Medical Debt

What Are the Options When You Can’t Pay Medical Debt?

Medical debt presents a major problem for so many in South Florida. The cost of receiving medical care, even with health insurance, can push a financially stable person into debt. Escaping that debt can be a struggle. The coronavirus (COVID-19) pandemic has pushed countless consumers further into debt, and with a second wave of the virus likely, the problems could be far from over.

Medical debt is the leading cause of approximately two-thirds (2/3) of all consumer bankruptcies filed. According to a recent poll from U.S. News of approximately 1,500 Americans, just under 40 percent of them reported having serious trouble with managing their medical bills with at least one of these bills being sent to collections. Within this group, seven percent have been sued for collection of their medical debt. Six percent of them said they filed bankruptcy due to medical debt. 

Debt Collection, Medical Debt

Military Hospitals Aggressively Pursuing Medical Debt

Medical debt collectors can be relentless, and when someone has no money or resources to pay medical debts, this process can be extremely stressful. Recent reports have shown that private hospitals are not the only entities persistently collecting on medical debt. Federally backed governmental institutions, including military hospitals, are some of the worst offenders when it comes to pushing patients hard to pay on their medical bills.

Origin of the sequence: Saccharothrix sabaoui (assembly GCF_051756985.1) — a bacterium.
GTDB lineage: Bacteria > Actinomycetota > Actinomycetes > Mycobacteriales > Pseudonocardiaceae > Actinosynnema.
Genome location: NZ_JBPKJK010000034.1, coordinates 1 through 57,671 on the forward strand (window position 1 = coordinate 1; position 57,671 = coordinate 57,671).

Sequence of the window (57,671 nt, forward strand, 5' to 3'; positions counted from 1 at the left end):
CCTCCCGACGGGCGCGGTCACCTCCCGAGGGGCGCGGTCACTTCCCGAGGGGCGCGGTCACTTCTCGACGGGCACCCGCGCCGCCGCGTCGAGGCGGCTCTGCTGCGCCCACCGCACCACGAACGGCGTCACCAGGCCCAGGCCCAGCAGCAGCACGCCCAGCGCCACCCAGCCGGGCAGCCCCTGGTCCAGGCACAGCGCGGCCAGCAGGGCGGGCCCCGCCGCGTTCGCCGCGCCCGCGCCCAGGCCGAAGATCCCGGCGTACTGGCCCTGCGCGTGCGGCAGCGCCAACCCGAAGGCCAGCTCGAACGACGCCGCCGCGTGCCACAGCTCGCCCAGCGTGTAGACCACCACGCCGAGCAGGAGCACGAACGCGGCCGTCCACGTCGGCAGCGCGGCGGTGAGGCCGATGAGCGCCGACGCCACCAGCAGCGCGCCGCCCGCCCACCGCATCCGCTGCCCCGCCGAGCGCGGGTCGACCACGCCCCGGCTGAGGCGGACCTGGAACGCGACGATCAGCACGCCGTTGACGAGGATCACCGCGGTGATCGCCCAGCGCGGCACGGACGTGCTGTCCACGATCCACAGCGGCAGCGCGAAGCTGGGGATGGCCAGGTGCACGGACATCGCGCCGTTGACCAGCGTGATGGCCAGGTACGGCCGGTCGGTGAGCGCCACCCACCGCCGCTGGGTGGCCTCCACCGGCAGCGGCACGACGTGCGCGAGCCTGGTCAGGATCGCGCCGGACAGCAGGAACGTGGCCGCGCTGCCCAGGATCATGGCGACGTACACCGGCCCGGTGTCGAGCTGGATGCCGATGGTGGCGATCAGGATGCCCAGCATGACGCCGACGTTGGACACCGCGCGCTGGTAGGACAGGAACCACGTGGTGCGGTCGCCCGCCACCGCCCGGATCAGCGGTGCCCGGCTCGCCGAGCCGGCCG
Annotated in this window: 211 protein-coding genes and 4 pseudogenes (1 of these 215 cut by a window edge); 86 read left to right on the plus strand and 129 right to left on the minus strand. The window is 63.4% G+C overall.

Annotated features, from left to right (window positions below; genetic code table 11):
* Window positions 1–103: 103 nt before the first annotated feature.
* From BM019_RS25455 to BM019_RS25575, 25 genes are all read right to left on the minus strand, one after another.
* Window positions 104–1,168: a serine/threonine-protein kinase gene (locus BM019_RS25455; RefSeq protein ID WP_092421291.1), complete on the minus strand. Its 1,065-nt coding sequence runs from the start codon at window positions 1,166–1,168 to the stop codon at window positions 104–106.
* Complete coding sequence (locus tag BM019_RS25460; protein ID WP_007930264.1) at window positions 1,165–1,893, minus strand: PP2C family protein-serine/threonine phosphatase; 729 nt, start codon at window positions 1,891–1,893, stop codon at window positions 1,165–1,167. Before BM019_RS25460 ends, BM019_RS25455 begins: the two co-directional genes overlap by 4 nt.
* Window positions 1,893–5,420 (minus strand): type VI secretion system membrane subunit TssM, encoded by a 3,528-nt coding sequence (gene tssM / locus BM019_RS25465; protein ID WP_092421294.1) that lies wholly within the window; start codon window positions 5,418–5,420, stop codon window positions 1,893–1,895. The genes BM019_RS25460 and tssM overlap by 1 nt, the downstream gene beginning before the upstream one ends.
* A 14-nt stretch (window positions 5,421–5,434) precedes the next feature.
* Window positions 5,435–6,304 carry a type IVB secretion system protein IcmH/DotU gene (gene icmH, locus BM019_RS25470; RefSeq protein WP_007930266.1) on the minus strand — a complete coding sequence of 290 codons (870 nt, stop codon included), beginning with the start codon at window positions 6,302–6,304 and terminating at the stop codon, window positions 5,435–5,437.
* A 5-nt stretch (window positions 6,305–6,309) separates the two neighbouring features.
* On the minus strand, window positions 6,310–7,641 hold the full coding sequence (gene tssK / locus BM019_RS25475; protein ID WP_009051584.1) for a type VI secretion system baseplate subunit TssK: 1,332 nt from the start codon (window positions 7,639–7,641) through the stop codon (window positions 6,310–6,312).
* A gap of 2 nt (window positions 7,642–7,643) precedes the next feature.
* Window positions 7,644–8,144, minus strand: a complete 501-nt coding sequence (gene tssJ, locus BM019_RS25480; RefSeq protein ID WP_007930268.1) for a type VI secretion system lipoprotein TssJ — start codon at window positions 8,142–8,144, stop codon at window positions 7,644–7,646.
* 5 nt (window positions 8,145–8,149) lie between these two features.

A recent piece in The Atlantic highlighted just how dire the situation has gotten for many individuals. A Texas man, Ricardo Gonzalez Jurado, faced aggressive debt collection efforts from Brooke Army Medical Center (BAMC), a trauma center where he received treatment after sustaining significant injuries on a work site. Gonzalez Jurado did not have the funds to pay his bills in full, so he began a payment plan with the hospital. He kept to the payment plan and even agreed to pay more after the hospital requested higher payments. He later received a letter from BAMC after some time stating that his balance had been paid in full even though he had only paid a portion of the bill at that point. Despite trying to reach the hospital and continuing to send in his payments, BAMC returned his monthly checks.

Bankruptcy Law, Medical Debt

Why So Many Americans Over the Age of 55 are Filing for Bankruptcy.

Bankruptcy offers filers a fresh financial start, but for many bankruptcy petitioners, that start comes later in life. In the past three decades, the number of people over the age of 55 who have filed for bankruptcy has gone up significantly. This increase has many financial experts wondering why so many individuals nearing retirement are filing for bankruptcy.

According to a paper by Robert Lawless, the percentage of older Americans, specifically between the ages of 55 and 64, increased by 66 percent between the year 1991 and 2016. The number of bankruptcies filed by individuals between 65 and 74 increased by more than 200 percent between this time period. In fact, approximately 12 percent of all bankruptcy filers are over the age of 65.